“I’ll wish, and the thunder clouds will vanish”

You don’t have to read this, I’m mostly talking to myself here. It’s about my dad, and missing people, and feeling very sad because of it.

I’m having some disturbing recurring dreams about my dad. In my dreams, he’s not dead, but he’s not alive either. He is a kind of ghost, but the ghost looks as he did when he was dying, and is trapped in the yellow skin he died in. Other times, he is a tiny, papier maché doll person, shrinking to nothing in a bed. A hospital bed, sometimes, and sometimes, he’s in a bed in a caravan site. There are loads of caravans, and, far back, out in the emptier place, he’s lying there. And I put my arms around him, and he’s so small that they envelope him. The site looks like the one near my house, crossed with the park in Cairnlough that we used to stay on when we were kids.

I wake up small voiced and not knowing what’s real, with the feeling that my dad is dying somewhere and I can’t help him. I hate that I have the entirety of my imagination to play with in my dreams, and yet he’s the image of himself on the day he died. He could be anything, could be my dad back when he had brown hair and a moustache, could even be him hugging me on the day of my confirmation, but he’s not. Although I am glad I was with him on his last night (I was so very nearly too late. And, in the end, I wasn’t even there when he died), I would do anything to erase the memory of him lying there. And I wish I could know if he heard us talking to him that night.

The sadness from waking up has been with me all day. I went out earlier in the rain to get some things for the cats, listening to music. In the street I felt totally overcome with grief, and took myself into a café to try and compose myself. Then, with cruel timing, “When I Live My Dream” by David Bowie came on. It’s the song we played at our dad’s funeral. So I ended up sitting there crying with my hand over my face, trying to make it look as though I was intently studying their menu.

It’s my sister’s birthday today, and Father’s Day in three days, and then my dad’s would-be fiftieth birthday on the 25th. And fifty is like an old age. Well, it’s not old, but it’s an age where I imagine you have grown up children, maybe a grandchild or two. I can’t stop thinking of who my dad might be now, if he’d have kicked the drink if the hospitalisation was just a scare. What he’d look like, how he would have said happy birthday to Michelle and Paula, what I would have got him for his birthday, if we’d all have gone home for it and done something special.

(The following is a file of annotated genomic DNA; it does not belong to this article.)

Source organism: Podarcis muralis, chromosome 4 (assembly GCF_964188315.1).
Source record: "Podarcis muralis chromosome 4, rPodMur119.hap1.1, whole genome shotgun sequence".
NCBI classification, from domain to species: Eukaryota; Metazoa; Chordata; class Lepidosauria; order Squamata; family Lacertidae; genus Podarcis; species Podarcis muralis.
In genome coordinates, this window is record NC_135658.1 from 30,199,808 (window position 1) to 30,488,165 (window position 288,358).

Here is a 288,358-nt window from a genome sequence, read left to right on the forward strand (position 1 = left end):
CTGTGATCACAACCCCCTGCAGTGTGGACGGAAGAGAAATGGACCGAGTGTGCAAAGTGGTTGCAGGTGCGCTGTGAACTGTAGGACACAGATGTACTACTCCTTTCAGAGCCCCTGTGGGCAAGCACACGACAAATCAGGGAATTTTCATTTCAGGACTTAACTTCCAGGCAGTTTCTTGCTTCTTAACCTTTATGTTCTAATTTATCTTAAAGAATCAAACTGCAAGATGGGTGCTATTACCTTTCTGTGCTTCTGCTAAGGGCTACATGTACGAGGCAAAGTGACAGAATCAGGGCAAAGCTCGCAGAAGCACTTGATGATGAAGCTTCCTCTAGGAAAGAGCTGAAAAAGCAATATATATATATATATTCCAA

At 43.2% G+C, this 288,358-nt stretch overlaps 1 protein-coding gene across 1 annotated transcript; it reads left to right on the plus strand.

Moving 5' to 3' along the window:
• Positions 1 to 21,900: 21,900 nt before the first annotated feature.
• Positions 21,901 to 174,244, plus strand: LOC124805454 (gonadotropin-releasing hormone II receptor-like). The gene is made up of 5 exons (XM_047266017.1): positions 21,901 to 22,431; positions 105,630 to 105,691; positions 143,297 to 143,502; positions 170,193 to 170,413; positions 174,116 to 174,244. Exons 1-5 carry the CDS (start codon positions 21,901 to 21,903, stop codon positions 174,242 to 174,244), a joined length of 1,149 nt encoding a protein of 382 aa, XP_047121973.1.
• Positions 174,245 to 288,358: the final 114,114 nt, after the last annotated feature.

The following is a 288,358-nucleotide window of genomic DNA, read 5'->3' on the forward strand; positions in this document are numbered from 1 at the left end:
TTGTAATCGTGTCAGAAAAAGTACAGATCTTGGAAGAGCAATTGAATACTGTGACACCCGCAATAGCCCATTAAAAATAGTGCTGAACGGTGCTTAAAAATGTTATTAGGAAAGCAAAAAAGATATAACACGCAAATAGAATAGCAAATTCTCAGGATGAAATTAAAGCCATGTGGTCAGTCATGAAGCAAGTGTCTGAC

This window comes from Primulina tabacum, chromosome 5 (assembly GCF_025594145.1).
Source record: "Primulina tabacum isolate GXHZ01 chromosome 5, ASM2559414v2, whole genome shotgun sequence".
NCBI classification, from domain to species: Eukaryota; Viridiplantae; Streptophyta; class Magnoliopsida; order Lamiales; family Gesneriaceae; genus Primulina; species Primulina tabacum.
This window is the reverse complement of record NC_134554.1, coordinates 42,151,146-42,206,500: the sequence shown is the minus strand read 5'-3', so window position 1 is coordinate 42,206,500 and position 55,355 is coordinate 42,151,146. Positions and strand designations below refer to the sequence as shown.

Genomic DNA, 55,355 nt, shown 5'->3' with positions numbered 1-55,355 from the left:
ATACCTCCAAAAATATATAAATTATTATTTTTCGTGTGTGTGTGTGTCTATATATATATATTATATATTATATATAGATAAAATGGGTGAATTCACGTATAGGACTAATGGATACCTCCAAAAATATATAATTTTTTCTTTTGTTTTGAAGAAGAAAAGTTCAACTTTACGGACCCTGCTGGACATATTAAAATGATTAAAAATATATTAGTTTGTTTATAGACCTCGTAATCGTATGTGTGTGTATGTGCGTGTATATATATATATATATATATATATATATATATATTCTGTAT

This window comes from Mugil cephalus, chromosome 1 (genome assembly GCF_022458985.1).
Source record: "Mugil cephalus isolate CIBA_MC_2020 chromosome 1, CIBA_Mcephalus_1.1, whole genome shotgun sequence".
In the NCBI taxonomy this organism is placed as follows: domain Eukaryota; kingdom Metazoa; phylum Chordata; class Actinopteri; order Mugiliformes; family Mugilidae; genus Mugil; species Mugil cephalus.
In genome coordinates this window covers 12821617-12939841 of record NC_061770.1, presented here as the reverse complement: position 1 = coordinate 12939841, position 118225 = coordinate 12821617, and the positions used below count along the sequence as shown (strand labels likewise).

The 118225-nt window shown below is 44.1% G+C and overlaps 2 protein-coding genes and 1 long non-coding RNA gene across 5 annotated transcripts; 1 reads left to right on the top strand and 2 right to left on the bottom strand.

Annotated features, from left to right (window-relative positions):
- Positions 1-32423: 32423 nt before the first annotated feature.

People sometimes have a kind of image of alcoholics- either amusing Oliver Reed types or George Best (who had the same liver problems as my dad, but, because he’s famous, he got a transplant, despite his drinking, and my dad didn’t, and my dad died) or wastrels, abusive wife batterers. My dad wasn’t like that, but I still have horrible memories of his drinking, his shouting and his wild, aggressive depressions. And some good memories, but they’re clouded over and tainted by his alcoholism.

He wasn’t the best dad all the time, but he was a wonderful person who had too much sadness, who destroyed himself and who could be unbearable because of his drinking, but he could not help it, and neither could we. There are different feelings with this because I have the awful guilt that sometimes I wished he was dead because I couldn’t stand to watch him and my family suffer anymore. We had all been through so much and it felt like too much sometimes. I hate myself for that.

I just miss him. I could really have used him to talk to in these past two years.  I have dreamed of dedicating a funny, sad book to my funny, sad dad for years.

It’s a sad day for other reasons and other people today, too. Three years ago today, a friend of mine, Andy, was knocked down in East London. He hung on for a few days, but he died. I haven’t really said anything- I only met him a few times and we mostly spoke online, and I was not as close to him as some of my other friends were- but I’ve been reading others’ feelings on it, and I know his daughter, who’s just a little younger than I am, and she lost her dad. And I remember his funeral, the poetry, the songs and comics, which I experienced through a haze of mania, and the rain that day, and the fearsome lightning. I have one of his comics on my bedroom wall, with my photos. And he is in my thoughts, and so is everybody who loved him, and was loved by him.


9 Responses

  1. Sorry to hear about your down day.I too have had similar dreams.Both my parents died a few years ago (15 months apart) .The weird dream that really bothered me was to do with my Mum where somehow she was brought back to life but only for a short time. It was horrible in that she was going through all the illness stuff that she suffered prior to her death.